Tuesday, the Landmarks Preservation Commission voted unanimously not to designate a proposed site for an Islamic community center as a landmark, saying the 152-year-old building just two blocks from Ground Zero wasn't special or distinctive enough to meet criteria to qualify as a landmark. This 9-0 vote allows the Muslim leaders of Cordoba Initiative (CI) to move forward with their plans to convert the existing building, plans that have outraged many 9/11 families and others from across the nation.
It’s not a matter of legality. As NYC Mayor Bloomberg aptly stated, “The fact of the matter is that Muslims have a right to do it.” It’s a matter of principle.
According to its website, CI seeks to steer the world back to the course of mutual recognition and respect, and away from heightened tensions. Yet its choice of location for its New York City community center has done just the opposite.
In a press conference, Imam Feisel Abdul Rauf compared the center to the Y or a Jewish community center, saying it will offer programs which serve the community of both Muslims and non-Muslims. He said, “This is also our expression of the 99.999% of Muslims all over the world including in America who have condemned and continue to condemn terrorism.” “This is about the vast majority of moderate Muslims who have been and want to continue to be part of the solution.” “We condemn terrorism. We recognize it exists within our faith community, but we are committed to eradicate it.” This said by a man who has associated himself with radical Islamic causes, and who said in a “60 Minutes” interview televised shortly after 9/11 that “United States policies were an accessory to the crime that happened.”
In a statement released Tuesday following the vote, the imam said, “Park 51 will be a home for all people who are yearning for understanding and healing, peace, collaboration, and interdependence. We are more determined than ever to take this opportunity, which we also see as a responsibility to our community and to our neighbors in Lower Manhattan. We are creating a new space where fresh stories of cooperation and service will reflect the living vibrancy of inter-connected communities.”
What so many are asking is this: If this group of Muslims seeks to promote healing and peace, why would they be so determined to pour salt in the wounds of the 9/11 families and create an uproar? Where’s the love in that? We cannot claim to know, but I do know that as Christians, our response to this decision may be the most important thing of all.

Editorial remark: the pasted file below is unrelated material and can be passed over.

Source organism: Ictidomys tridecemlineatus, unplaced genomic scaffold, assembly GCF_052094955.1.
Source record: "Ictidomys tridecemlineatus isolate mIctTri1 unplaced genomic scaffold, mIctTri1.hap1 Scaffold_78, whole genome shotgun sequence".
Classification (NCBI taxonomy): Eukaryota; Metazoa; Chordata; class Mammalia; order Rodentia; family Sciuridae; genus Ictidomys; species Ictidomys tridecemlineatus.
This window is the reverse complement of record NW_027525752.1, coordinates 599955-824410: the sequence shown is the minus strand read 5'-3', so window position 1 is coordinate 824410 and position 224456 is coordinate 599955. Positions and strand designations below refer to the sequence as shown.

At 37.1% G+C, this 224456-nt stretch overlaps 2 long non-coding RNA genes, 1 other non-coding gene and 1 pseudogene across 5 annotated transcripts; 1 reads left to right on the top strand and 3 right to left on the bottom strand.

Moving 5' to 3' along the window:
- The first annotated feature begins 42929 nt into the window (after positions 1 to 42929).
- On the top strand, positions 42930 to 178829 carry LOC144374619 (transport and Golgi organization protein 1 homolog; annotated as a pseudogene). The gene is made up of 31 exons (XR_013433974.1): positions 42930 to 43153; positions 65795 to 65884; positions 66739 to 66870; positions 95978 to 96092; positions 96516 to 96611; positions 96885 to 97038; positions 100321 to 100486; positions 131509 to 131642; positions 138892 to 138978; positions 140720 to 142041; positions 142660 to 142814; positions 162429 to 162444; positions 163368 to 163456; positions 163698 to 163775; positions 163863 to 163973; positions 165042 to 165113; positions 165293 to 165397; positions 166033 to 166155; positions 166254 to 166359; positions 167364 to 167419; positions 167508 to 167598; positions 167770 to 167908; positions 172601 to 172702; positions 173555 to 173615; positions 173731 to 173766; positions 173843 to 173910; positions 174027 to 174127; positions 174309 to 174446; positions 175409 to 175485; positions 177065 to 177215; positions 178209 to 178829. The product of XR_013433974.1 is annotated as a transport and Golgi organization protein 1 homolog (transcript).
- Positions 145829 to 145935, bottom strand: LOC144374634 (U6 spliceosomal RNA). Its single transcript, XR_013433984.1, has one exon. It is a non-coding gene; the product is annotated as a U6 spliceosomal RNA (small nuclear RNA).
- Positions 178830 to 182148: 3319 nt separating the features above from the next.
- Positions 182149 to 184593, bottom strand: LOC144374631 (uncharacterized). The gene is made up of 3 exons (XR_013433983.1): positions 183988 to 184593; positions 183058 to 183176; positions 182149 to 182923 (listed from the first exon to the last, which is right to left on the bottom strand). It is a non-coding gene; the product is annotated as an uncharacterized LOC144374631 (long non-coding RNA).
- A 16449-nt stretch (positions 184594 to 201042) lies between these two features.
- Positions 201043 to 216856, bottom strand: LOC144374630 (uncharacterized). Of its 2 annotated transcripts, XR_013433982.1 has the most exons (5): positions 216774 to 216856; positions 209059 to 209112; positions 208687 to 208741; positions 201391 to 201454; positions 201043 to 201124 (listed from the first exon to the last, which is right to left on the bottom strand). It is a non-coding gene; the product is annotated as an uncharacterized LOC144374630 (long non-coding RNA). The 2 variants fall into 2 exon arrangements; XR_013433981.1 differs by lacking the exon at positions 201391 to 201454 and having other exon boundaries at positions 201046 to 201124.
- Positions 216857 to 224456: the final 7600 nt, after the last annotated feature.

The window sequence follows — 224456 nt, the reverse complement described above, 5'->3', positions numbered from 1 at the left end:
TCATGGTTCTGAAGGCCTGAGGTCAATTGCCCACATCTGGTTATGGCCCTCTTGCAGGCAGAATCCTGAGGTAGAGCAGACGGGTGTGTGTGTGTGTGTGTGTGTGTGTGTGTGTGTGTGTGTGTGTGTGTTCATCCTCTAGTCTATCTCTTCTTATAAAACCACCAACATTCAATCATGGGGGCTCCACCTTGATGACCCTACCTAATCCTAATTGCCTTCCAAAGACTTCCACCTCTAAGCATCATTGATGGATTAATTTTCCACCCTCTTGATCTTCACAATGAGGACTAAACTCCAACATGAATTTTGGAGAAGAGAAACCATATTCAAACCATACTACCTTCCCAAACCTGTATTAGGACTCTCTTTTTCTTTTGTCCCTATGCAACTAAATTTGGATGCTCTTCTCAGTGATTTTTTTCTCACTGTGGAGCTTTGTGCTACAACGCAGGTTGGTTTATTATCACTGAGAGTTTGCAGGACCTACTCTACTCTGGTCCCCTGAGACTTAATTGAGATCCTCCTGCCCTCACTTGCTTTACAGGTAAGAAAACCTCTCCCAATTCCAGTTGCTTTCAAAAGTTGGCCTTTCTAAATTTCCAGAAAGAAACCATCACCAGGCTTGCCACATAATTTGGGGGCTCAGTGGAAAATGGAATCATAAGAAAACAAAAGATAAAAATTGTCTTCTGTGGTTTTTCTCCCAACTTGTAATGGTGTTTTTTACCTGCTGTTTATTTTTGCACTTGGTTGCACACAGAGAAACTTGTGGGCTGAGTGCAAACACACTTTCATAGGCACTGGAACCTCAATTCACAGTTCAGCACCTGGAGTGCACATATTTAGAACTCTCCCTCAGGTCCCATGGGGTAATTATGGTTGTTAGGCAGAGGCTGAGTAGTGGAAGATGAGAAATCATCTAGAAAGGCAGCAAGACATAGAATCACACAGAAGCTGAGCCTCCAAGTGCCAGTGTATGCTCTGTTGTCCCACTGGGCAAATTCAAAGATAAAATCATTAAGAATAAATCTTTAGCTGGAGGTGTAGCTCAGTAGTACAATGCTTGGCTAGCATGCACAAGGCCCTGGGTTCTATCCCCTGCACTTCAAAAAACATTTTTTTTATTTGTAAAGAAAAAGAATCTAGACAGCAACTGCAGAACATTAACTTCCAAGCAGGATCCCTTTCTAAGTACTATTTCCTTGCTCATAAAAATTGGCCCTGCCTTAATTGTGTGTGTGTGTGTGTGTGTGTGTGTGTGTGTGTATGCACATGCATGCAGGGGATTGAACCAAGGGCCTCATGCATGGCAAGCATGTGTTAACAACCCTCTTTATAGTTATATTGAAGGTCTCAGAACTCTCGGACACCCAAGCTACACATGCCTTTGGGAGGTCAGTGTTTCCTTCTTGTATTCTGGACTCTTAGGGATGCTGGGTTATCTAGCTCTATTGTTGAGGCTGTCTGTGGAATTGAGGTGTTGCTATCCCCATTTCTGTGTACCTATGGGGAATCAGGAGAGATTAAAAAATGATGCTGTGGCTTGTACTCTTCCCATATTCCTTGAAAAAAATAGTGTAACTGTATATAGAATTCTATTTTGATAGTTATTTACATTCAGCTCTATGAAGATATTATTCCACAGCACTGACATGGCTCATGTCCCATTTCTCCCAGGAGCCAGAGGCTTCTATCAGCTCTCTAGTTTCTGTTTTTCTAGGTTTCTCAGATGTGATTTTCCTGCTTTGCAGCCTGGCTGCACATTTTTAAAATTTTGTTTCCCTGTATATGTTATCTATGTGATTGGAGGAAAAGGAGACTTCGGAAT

We are called to bring light into the world despite the circumstances in which we find ourselves. We are called to love our brothers, our neighbors, and even our enemies. Will we see light and love from the body of Christ, or darkness and hate? Or will we see yet a third possibility?
“Daisy Khan, executive director of the American Society for Muslim Advancement, told The Wall Street Journal in Tuesday's editions that the center's board will include members of other religions and explore including an interfaith chapel at the center,” wrote AP Reporter Karen Matthews.
Will we see Christians welcoming the idea of “interfaith” worship?
In a post regarding Chelsea Clinton’s recent wedding, I wrote about the idea of “interfaith”, stating essentially that it is an impossible concept at its core. Faith refers to beliefs. We might have shared values between religious groups, but we do not have shared beliefs about God. A chasm exists between the ideas of unity in the name of Christ and unity in the name of peace – a.k.a. a “one-world religion”, understood by many scholars to be a sign of the last days.
In these times Christians must guard not only our behaviors toward others in this hostile world and be committed to a walk of love, but we also must guard our minds from opposing worldviews. We are called to love others and to live peacefully with all men as much as is possible, but first and foremost we are called to be faithful to the gospel of Jesus Christ.
Question: How do you protect your mind daily from the cultural influences that can sway you from steadfast belief?